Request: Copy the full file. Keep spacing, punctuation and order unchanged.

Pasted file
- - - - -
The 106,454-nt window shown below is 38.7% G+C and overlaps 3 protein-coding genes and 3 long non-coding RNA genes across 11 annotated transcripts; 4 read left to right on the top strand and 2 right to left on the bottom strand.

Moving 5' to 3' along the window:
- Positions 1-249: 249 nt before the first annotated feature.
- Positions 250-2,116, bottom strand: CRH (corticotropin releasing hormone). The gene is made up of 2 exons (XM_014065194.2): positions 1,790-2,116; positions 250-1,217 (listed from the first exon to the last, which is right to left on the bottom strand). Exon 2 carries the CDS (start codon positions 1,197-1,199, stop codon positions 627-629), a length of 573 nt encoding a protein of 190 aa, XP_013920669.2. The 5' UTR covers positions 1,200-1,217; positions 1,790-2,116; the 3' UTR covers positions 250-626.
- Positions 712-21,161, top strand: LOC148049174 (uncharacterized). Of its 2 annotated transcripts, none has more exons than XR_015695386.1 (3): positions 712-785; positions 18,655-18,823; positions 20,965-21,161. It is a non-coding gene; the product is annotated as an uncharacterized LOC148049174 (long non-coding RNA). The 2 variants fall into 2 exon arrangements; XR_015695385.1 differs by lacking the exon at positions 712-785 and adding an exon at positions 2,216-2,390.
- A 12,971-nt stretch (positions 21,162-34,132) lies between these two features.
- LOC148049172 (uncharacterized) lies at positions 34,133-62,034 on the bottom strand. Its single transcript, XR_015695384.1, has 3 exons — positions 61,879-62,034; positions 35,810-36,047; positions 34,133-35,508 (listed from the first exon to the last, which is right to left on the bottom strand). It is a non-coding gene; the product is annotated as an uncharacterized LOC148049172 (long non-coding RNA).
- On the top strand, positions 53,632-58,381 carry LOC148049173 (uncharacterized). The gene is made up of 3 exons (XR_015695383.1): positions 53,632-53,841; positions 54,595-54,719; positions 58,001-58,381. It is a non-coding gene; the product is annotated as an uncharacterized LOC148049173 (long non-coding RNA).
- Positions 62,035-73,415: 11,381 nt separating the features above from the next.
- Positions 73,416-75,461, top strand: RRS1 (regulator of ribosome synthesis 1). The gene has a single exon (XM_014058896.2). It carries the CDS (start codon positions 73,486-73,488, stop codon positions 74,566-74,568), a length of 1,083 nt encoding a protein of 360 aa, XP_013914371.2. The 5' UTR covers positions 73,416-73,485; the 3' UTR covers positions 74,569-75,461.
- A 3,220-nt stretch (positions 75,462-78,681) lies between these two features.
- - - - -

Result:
The 106,454-nt window shown below is 38.7% G+C and overlaps 3 protein-coding genes and 3 long non-coding RNA genes across 11 annotated transcripts; 4 read left to right on the top strand and 2 right to left on the bottom strand.

Moving 5' to 3' along the window:
- Positions 1-249: 249 nt before the first annotated feature.
- Positions 250-2,116, bottom strand: CRH (corticotropin releasing hormone). The gene is made up of 2 exons (XM_014065194.2): positions 1,790-2,116; positions 250-1,217 (listed from the first exon to the last, which is right to left on the bottom strand). Exon 2 carries the CDS (start codon positions 1,197-1,199, stop codon positions 627-629), a length of 573 nt encoding a protein of 190 aa, XP_013920669.2. The 5' UTR covers positions 1,200-1,217; positions 1,790-2,116; the 3' UTR covers positions 250-626.
- Positions 712-21,161, top strand: LOC148049174 (uncharacterized). Of its 2 annotated transcripts, none has more exons than XR_015695386.1 (3): positions 712-785; positions 18,655-18,823; positions 20,965-21,161. It is a non-coding gene; the product is annotated as an uncharacterized LOC148049174 (long non-coding RNA). The 2 variants fall into 2 exon arrangements; XR_015695385.1 differs by lacking the exon at positions 712-785 and adding an exon at positions 2,216-2,390.
- A 12,971-nt stretch (positions 21,162-34,132) lies between these two features.
- LOC148049172 (uncharacterized) lies at positions 34,133-62,034 on the bottom strand. Its single transcript, XR_015695384.1, has 3 exons — positions 61,879-62,034; positions 35,810-36,047; positions 34,133-35,508 (listed from the first exon to the last, which is right to left on the bottom strand). It is a non-coding gene; the product is annotated as an uncharacterized LOC148049172 (long non-coding RNA).
- On the top strand, positions 53,632-58,381 carry LOC148049173 (uncharacterized). The gene is made up of 3 exons (XR_015695383.1): positions 53,632-53,841; positions 54,595-54,719; positions 58,001-58,381. It is a non-coding gene; the product is annotated as an uncharacterized LOC148049173 (long non-coding RNA).
- Positions 62,035-73,415: 11,381 nt separating the features above from the next.
- Positions 73,416-75,461, top strand: RRS1 (regulator of ribosome synthesis 1). The gene has a single exon (XM_014058896.2). It carries the CDS (start codon positions 73,486-73,488, stop codon positions 74,566-74,568), a length of 1,083 nt encoding a protein of 360 aa, XP_013914371.2. The 5' UTR covers positions 73,416-73,485; the 3' UTR covers positions 74,569-75,461.
- A 3,220-nt stretch (positions 75,462-78,681) lies between these two features.